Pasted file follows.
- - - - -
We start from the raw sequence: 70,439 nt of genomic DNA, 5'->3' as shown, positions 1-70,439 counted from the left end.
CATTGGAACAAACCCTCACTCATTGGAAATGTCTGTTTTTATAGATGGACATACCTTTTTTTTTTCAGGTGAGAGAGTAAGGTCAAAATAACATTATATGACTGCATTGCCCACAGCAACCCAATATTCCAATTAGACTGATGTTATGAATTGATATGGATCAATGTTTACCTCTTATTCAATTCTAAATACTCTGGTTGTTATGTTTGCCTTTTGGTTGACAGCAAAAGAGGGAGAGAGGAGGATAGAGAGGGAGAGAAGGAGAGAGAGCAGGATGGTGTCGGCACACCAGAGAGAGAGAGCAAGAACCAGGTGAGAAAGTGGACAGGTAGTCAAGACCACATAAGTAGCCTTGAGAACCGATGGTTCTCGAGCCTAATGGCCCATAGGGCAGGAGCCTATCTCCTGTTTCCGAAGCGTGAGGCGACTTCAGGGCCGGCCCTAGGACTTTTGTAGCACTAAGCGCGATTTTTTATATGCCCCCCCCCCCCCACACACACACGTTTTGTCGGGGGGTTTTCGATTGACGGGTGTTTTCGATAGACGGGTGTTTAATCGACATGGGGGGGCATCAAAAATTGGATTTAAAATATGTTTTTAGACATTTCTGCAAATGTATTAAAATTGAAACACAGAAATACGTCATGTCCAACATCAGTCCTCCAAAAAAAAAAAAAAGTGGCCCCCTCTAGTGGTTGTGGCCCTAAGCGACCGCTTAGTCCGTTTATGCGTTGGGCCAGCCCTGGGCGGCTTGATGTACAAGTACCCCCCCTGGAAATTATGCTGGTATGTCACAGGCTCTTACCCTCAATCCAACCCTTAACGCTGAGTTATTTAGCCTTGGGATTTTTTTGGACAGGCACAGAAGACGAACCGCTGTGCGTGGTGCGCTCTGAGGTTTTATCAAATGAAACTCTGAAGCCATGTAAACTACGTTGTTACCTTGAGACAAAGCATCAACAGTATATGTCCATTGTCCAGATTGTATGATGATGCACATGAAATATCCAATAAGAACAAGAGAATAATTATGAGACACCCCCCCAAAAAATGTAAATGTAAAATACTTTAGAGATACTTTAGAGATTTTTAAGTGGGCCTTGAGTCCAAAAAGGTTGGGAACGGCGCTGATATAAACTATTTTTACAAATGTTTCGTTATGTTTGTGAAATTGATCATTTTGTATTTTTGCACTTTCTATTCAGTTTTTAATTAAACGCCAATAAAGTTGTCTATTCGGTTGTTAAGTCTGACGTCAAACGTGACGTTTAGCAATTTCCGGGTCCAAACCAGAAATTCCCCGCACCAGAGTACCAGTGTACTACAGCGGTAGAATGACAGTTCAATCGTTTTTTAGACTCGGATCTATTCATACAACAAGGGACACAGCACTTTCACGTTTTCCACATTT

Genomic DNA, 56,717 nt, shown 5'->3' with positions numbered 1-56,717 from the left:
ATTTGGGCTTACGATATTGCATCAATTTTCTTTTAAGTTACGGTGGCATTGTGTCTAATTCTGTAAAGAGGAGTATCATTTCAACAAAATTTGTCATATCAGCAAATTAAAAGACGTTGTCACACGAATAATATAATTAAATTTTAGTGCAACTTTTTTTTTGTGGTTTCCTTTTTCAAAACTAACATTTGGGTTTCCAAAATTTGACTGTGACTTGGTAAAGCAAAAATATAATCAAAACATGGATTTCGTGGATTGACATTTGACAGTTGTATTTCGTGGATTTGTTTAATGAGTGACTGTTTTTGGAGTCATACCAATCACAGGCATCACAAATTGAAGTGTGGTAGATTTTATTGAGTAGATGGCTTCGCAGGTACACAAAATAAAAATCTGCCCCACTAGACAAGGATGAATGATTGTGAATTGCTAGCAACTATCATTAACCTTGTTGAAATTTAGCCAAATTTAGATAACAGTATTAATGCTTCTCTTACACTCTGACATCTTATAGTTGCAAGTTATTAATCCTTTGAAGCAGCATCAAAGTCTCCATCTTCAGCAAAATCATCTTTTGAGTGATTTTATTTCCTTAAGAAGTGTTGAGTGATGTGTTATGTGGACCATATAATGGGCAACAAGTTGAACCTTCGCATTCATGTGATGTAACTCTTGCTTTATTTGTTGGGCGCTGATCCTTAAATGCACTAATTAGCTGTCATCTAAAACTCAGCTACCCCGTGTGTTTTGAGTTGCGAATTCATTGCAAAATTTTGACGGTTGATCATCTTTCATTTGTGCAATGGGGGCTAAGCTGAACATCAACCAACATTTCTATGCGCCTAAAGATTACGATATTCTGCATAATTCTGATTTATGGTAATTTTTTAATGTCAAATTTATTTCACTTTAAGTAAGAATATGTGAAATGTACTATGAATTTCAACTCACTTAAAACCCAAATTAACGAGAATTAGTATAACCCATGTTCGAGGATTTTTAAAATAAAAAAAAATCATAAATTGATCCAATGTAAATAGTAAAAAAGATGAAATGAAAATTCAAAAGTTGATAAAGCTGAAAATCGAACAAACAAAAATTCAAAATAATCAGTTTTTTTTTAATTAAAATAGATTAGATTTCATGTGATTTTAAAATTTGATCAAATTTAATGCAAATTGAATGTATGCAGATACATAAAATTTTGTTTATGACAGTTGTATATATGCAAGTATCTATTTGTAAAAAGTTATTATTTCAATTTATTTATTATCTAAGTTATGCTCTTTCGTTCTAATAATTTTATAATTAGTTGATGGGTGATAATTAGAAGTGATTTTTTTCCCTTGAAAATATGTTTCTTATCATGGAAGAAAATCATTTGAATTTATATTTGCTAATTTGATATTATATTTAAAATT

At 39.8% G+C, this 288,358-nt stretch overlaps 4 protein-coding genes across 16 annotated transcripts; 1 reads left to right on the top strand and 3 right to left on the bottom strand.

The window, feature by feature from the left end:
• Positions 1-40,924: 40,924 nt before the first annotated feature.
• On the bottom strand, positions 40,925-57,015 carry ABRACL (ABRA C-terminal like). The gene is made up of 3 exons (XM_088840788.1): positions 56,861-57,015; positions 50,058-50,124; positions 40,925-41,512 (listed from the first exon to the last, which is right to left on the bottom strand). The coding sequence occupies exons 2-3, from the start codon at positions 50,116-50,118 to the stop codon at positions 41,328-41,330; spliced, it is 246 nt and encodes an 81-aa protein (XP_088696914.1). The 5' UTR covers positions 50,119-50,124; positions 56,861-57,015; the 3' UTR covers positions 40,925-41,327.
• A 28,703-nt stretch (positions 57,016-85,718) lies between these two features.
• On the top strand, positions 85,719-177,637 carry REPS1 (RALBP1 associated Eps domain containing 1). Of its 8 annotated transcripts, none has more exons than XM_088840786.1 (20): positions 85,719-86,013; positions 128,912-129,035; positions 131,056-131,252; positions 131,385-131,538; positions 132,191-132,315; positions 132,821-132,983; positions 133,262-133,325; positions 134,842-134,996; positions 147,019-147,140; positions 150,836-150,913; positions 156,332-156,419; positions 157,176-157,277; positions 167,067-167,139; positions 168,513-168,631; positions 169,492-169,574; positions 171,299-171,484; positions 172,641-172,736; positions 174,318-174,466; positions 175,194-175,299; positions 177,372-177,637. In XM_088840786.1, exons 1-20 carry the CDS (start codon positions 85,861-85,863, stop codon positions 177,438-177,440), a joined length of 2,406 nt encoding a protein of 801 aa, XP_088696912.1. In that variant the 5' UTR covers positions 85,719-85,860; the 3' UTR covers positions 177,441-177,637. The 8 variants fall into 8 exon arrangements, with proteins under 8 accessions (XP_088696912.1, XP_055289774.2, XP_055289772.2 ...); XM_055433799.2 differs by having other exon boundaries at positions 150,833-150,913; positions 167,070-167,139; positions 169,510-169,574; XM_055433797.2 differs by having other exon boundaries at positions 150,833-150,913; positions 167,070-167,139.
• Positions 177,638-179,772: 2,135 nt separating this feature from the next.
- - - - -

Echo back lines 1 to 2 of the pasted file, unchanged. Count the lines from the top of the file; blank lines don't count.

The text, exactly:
We start from the raw sequence: 70,439 nt of genomic DNA, 5'->3' as shown, positions 1-70,439 counted from the left end.
CATTGGAACAAACCCTCACTCATTGGAAATGTCTGTTTTTATAGATGGACATACCTTTTTTTTTTCAGGTGAGAGAGTAAGGTCAAAATAACATTATATGACTGCATTGCCCACAGCAACCCAATATTCCAATTAGACTGATGTTATGAATTGATATGGATCAATGTTTACCTCTTATTCAATTCTAAATACTCTGGTTGTTATGTTTGCCTTTTGGTTGACAGCAAAAGAGGGAGAGAGGAGGATAGAGAGGGAGAGAAGGAGAGAGAGCAGGATGGTGTCGGCACACCAGAGAGAGAGAGCAAGAACCAGGTGAGAAAGTGGACAGGTAGTCAAGACCACATAAGTAGCCTTGAGAACCGATGGTTCTCGAGCCTAATGGCCCATAGGGCAGGAGCCTATCTCCTGTTTCCGAAGCGTGAGGCGACTTCAGGGCCGGCCCTAGGACTTTTGTAGCACTAAGCGCGATTTTTTATATGCCCCCCCCCCCCCACACACACACGTTTTGTCGGGGGGTTTTCGATTGACGGGTGTTTTCGATAGACGGGTGTTTAATCGACATGGGGGGGCATCAAAAATTGGATTTAAAATATGTTTTTAGACATTTCTGCAAATGTATTAAAATTGAAACACAGAAATACGTCATGTCCAACATCAGTCCTCCAAAAAAAAAAAAAAGTGGCCCCCTCTAGTGGTTGTGGCCCTAAGCGACCGCTTAGTCCGTTTATGCGTTGGGCCAGCCCTGGGCGGCTTGATGTACAAGTACCCCCCCTGGAAATTATGCTGGTATGTCACAGGCTCTTACCCTCAATCCAACCCTTAACGCTGAGTTATTTAGCCTTGGGATTTTTTTGGACAGGCACAGAAGACGAACCGCTGTGCGTGGTGCGCTCTGAGGTTTTATCAAATGAAACTCTGAAGCCATGTAAACTACGTTGTTACCTTGAGACAAAGCATCAACAGTATATGTCCATTGTCCAGATTGTATGATGATGCACATGAAATATCCAATAAGAACAAGAGAATAATTATGAGACACCCCCCCAAAAAATGTAAATGTAAAATACTTTAGAGATACTTTAGAGATTTTTAAGTGGGCCTTGAGTCCAAAAAGGTTGGGAACGGCGCTGATATAAACTATTTTTACAAATGTTTCGTTATGTTTGTGAAATTGATCATTTTGTATTTTTGCACTTTCTATTCAGTTTTTAATTAAACGCCAATAAAGTTGTCTATTCGGTTGTTAAGTCTGACGTCAAACGTGACGTTTAGCAATTTCCGGGTCCAAACCAGAAATTCCCCGCACCAGAGTACCAGTGTACTACAGCGGTAGAATGACAGTTCAATCGTTTTTTAGACTCGGATCTATTCATACAACAAGGGACACAGCACTTTCACGTTTTCCACATTT